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In re N.B.

Court of Appeal of Iowa

September 18, 2013

IN THE INTEREST OF N.B., Minor Child, H.B., Mother, Appellant.

Appeal from the Iowa District Court for Monroe County, William S. Owens, Associate Juvenile Judge.

A mother appeals the order terminating her parental rights.

Mary Baird Krafka of Krafka Law Office, Ottumwa, for appellant mother.

Thomas J. Miller, Attorney General, Kathrine S. Miller-Todd, Assistant Attorney General, and Steven Goodlow, County Attorney, for appellee State.

Julie De Vries of De Vries Law Office, Centerville, attorney and guardian ad litem for minor child.

Considered by Eisenhauer, C.J., and Vaitheswaran and Doyle, JJ.

DOYLE, J.

The mother appeals the termination of her parental rights to her child, N.B. She contends the State failed to make reasonable efforts toward reuniting her with the child. She also contends termination was not in the child's best interests. We review her claims de novo. See In re A.B., 815 N.W.2d 764, 773 (Iowa 2012).

The mother has a lengthy history of mental illness and involvement with the Iowa Department of Human Services (DHS). In 2005, the mother's parental rights to her eldest biological child were terminated, notwithstanding the extensive array of services offered to her at that time to eliminate the need for DHS involvement, including mental health treatment. During the pendency of that case, the mother was committed for inpatient evaluation and diagnosed with paranoid schizophrenia.

The mother gave birth to N.B. in February 2012, and the child was removed from the mother's care shortly thereafter because the mother was unable to properly care for the child. The mother was again offered numerous services, including a mental health evaluation and treatment, as well as visitation with the child, but she did not fully avail herself of the offered services.

In March 2013, the State filed its petition for termination of the mother's parental rights. The guardian ad litem recommended termination of the mother's parental rights. Following the termination hearing in April 2013, the juvenile court entered an order terminating the mother's parental rights pursuant to Iowa Code section 232.116(1) paragraphs (g) and (h) (2013). The mother now appeals.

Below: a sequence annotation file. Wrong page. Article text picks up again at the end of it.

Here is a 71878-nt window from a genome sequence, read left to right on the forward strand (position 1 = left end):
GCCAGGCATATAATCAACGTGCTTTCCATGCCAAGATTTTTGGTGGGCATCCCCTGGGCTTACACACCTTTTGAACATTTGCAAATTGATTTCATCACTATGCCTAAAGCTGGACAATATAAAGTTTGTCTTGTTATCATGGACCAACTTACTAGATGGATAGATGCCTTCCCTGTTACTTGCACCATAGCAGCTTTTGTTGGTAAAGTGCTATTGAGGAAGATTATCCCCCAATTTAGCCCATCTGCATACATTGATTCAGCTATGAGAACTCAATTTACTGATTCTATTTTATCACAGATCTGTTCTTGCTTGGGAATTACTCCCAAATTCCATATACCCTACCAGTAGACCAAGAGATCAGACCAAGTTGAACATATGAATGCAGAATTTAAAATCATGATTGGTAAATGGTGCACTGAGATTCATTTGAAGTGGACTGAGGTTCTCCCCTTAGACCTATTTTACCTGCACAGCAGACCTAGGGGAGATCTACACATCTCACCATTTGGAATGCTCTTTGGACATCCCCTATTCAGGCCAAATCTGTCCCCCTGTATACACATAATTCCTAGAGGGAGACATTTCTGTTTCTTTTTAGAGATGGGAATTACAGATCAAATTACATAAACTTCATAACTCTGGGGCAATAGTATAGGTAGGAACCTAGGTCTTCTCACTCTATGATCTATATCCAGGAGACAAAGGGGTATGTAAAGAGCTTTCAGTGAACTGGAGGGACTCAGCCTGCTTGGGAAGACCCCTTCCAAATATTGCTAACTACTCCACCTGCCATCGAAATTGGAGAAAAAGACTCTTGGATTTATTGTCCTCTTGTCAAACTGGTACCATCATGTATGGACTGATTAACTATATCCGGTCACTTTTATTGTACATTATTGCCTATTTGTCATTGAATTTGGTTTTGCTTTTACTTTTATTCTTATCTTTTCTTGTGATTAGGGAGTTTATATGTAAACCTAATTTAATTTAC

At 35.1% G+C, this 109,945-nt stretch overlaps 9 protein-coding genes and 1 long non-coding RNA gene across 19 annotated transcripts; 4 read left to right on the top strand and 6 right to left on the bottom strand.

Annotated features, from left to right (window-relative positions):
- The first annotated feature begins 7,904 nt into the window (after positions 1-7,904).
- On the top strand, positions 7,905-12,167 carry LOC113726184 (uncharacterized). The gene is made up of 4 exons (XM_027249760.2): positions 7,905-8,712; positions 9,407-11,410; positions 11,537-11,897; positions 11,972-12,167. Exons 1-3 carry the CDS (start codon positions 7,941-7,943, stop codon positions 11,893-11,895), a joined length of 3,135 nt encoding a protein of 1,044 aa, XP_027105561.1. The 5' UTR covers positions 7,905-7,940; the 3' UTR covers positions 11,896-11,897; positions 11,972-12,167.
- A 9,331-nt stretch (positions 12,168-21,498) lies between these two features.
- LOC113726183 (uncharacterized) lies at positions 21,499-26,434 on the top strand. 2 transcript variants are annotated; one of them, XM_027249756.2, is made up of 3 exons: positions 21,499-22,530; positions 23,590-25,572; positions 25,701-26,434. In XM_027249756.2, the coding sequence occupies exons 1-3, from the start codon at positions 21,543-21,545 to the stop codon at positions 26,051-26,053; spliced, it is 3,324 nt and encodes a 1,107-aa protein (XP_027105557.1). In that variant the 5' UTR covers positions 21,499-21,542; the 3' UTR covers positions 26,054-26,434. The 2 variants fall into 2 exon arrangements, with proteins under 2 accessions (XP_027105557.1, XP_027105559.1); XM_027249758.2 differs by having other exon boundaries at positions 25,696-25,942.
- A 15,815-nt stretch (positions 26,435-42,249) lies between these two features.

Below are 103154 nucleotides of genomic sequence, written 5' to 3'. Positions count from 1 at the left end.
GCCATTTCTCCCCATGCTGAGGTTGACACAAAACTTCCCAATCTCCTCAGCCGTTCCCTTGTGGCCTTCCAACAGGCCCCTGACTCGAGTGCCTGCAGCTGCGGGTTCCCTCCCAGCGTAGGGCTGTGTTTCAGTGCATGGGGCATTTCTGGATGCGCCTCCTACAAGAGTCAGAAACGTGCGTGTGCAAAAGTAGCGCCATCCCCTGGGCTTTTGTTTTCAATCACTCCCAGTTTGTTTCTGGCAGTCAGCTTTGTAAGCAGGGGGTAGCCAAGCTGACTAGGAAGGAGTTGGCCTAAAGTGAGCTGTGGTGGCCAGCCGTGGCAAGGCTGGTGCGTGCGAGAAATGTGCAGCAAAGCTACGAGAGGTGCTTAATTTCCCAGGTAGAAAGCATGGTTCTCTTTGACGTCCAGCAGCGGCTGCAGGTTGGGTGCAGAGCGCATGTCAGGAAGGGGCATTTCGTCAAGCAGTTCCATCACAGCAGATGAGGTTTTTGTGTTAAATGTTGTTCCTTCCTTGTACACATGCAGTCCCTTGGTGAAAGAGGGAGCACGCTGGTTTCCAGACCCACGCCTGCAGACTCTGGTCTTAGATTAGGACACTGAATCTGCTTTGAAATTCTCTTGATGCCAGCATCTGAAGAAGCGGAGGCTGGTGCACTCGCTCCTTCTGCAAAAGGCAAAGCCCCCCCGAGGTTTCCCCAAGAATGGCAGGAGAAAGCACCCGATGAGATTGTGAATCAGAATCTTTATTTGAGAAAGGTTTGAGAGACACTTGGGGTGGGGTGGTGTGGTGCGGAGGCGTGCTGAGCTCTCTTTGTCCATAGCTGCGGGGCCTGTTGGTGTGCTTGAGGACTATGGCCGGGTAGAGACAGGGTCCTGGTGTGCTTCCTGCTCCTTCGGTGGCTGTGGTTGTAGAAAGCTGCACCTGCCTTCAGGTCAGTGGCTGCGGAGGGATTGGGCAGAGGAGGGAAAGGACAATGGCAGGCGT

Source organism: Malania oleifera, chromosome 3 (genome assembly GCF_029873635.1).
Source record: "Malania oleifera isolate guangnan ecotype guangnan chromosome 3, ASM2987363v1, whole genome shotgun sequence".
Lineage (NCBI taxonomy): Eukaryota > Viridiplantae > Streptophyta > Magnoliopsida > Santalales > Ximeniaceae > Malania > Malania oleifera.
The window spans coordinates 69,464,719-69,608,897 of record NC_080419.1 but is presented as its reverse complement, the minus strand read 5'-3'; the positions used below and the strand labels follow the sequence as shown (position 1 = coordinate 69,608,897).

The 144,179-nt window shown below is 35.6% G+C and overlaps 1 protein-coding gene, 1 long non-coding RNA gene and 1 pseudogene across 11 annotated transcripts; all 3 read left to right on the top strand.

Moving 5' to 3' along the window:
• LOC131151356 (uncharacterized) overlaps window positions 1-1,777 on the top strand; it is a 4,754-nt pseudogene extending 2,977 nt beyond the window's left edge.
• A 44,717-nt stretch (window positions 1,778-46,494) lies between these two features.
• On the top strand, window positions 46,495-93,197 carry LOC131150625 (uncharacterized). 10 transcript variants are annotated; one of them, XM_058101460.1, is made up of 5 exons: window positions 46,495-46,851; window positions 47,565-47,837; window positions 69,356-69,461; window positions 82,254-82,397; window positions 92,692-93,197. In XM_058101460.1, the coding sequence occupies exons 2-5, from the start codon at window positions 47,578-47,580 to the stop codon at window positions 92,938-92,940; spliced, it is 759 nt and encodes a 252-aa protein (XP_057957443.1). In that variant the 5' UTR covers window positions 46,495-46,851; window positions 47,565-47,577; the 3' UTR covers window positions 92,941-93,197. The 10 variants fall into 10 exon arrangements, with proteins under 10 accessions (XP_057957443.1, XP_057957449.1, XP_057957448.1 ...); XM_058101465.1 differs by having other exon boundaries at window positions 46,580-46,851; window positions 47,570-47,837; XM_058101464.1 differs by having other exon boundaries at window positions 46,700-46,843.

On appeal, the mother does not challenge the juvenile court's determination that the State proved grounds for termination of her parental rights. Rather, she contends the State failed to provide reasonable services to reunify her with the child. Specifically, the mother asserts the juvenile court should have granted her request for additional time to "fine-tune her parenting skills." She claims with additional time she could develop a bond with the child and achieve reunification. Additionally, the mother argues termination of her parental rights was not in the child's best interests.

In its order terminating the mother's parental rights, the court found:

[The child] has been in foster care since March 8, 2012, a period of thirteen consecutive months. [The mother] has not consistently participated in visits with [the child], nor has she regularly participated in services outlined in the case plan. . . .
The record shows [the mother] has not participated regularly in the services outlined for her in the case plan in the underlying . . . proceeding. [The mother] has not participated in mental health services, and she has not established a stable home. . . . There is no indication that providing the [mother] with additional time would put [her] any closer to having [the child] returned to the [mother's home].
In this case, [the child] has been in foster care [for] a period of more than a year. There is no evidence that any other form of permanency short of termination and adoption would provide [the child] with the sort of permanent, stable, nurturing and loving home he both needs and deserves. . . .